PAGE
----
Whole of Government Accounts hidden within announcements blizzard

ICAEW 24 July 2020: The UK celebrated 10 years of consolidated financial statements for the public sector with the publication of the Whole of Government Accounts for 2018-19.

The UK Government published its 10th Whole of Government Accounts (WGA) on Tuesday 21 July 2020, the day before Parliament packed up for the summer. The WGA is one of the most important public documents there is, but it was overshadowed by being put out on the busiest day for the year for government announcements, as departments rushed to finalise reports and get them out of the door while they still could.

Meeting this deadline was even more important this year, as a further delay until after the summer recess would have been extremely embarrassing. At just over 15½ months, the time taken to publish the WGA is substantially longer than the two to three months usually taken to prepare the annual reports of comparable private sector organisations. Even taking account of the additional three months caused by the pandemic, it takes a lot longer than the six to nine months that might be reasonably possible given the structure and reporting timescales applicable to public sector bodies in the UK.

Despite that, the WGA remains one of the most critical documents published by the government each year, providing a comprehensive report on the financial performance and position of the UK public sector for the 2018-19 financial year. In particular, it includes a full set of consolidated financial statements prepared under International Financial Reporting Standards (IFRS) instead of the much more limited headline fiscal measures of deficit and deficit normally used by the government when it reports on the public finances.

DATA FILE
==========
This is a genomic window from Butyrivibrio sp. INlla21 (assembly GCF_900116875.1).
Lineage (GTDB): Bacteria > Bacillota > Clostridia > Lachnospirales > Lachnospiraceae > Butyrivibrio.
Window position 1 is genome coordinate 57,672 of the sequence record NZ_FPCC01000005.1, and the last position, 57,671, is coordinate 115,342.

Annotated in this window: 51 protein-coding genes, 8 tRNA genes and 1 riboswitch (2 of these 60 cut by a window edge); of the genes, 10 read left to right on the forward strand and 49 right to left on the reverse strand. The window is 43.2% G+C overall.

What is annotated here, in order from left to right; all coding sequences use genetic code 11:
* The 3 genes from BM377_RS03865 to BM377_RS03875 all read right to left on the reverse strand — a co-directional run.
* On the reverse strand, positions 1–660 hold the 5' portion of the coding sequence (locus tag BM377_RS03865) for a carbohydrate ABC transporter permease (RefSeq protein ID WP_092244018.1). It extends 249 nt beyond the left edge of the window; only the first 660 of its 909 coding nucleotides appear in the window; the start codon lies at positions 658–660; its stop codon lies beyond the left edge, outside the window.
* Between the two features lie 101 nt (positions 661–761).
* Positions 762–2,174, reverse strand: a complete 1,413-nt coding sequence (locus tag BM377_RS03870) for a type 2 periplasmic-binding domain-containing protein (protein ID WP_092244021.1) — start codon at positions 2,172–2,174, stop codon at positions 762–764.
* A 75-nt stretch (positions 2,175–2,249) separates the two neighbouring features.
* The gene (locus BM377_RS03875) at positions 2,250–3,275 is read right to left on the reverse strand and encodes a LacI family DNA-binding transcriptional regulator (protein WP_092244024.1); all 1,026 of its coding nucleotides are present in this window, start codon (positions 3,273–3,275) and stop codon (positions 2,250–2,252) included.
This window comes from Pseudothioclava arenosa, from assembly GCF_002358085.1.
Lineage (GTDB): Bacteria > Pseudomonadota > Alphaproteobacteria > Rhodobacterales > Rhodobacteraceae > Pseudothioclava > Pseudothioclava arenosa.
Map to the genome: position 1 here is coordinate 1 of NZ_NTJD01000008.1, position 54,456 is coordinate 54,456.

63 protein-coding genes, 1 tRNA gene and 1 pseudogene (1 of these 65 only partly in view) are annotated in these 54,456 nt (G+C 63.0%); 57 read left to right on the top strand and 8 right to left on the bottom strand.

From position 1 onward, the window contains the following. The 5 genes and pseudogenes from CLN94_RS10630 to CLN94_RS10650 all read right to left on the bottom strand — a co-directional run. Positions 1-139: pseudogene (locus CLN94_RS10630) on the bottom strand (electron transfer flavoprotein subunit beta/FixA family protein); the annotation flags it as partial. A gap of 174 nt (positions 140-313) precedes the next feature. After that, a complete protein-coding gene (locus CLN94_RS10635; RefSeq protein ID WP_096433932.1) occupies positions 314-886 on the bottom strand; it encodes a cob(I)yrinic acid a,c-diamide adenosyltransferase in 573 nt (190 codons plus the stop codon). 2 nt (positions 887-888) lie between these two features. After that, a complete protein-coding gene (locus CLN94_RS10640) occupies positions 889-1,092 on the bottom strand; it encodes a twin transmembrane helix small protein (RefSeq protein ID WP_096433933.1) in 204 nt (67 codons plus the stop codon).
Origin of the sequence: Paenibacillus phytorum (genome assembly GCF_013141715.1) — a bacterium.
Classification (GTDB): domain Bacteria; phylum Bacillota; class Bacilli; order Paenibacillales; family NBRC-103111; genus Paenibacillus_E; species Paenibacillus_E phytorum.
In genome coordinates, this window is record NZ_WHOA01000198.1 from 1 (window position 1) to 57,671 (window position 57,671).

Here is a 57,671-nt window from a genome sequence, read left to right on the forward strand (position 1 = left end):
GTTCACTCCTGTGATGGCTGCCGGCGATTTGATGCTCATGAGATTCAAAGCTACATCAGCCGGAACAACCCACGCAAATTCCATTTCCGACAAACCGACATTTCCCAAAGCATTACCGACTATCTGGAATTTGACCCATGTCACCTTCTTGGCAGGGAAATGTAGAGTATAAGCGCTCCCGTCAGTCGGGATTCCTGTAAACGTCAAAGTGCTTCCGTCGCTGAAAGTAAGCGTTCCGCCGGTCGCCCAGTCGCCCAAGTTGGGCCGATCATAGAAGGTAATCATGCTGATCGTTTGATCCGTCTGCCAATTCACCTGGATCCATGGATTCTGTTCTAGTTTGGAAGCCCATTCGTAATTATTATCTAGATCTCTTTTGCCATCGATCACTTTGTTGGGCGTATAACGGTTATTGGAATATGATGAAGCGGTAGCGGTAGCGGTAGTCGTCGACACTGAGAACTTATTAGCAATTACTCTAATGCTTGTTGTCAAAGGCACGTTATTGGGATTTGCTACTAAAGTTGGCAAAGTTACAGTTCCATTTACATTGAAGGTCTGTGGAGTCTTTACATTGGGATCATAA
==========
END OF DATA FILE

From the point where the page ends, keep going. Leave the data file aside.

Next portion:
The WGA for 2018-19 reported revenue of £796bn and expenditure of £896bn before taking account of a £102bn credit from a change in discount rates. This gave rise to loss before the discount rate change of £100bn and an overall accounting surplus of £2bn for the year.

Total assets recorded in the balance sheet amounted to £2.1tn, including £1.3bn in fixed assets, £0.6tn of investments, cash and other financial assets, and £0.2bn in receivables and other assets. Total liabilities amounted to £4.6tn, including £2.2tn of financial liabilities, £1.9tn of employee pension obligations, £0.3tn in provisions and £0.2tn of payables and other liabilities. This means the balance sheet is in a substantially negative position, with net liabilities attributable to taxpayers of £2.5tn.

The financial statements, presented in the standard format familiar to readers of corporate reports, are accompanied by an extensive financial commentary analysing revenue, expenditure, assets and liabilities, as well as financial commitments and contingent liabilities. The overall WGA document is 200 pages long, similar in length to many corporate reports, albeit it has been expanded a little with disclosures on two major events after the balance sheet date: the withdrawal agreement with the European Union and the financial effects of the coronavirus pandemic.

The audit opinion on the financial statements continues to be qualified by the Comptroller & Auditor-General for a number of reasons, including the recurring decision not to consolidate the government-controlled Royal Bank of Scotland (now NatWest Group), a major inconsistency between central and local government in accounting for roads, the failure by the Ministry of Defence to look for embedded leases in its contracts, and using August 2018 rather than March 2019 numbers for academy schools. There are two matters of emphasis relating to the valuation of nuclear decommissioning provisions and the calculation of fair value disclosures on the Hinkley Point C nuclear electricity contract for difference.

ICAEW has put together a short summary analysis highlighting the key elements of the WGA, which you can read here.

This article was originally published by ICAEW.

ICAEW chart of the week: Whole of Government Accounts

24 July: Liabilities of £4.6tn exceeded assets of £2.1tn at 31 March 2019 in the latest set of consolidated financial statements for the UK public sector.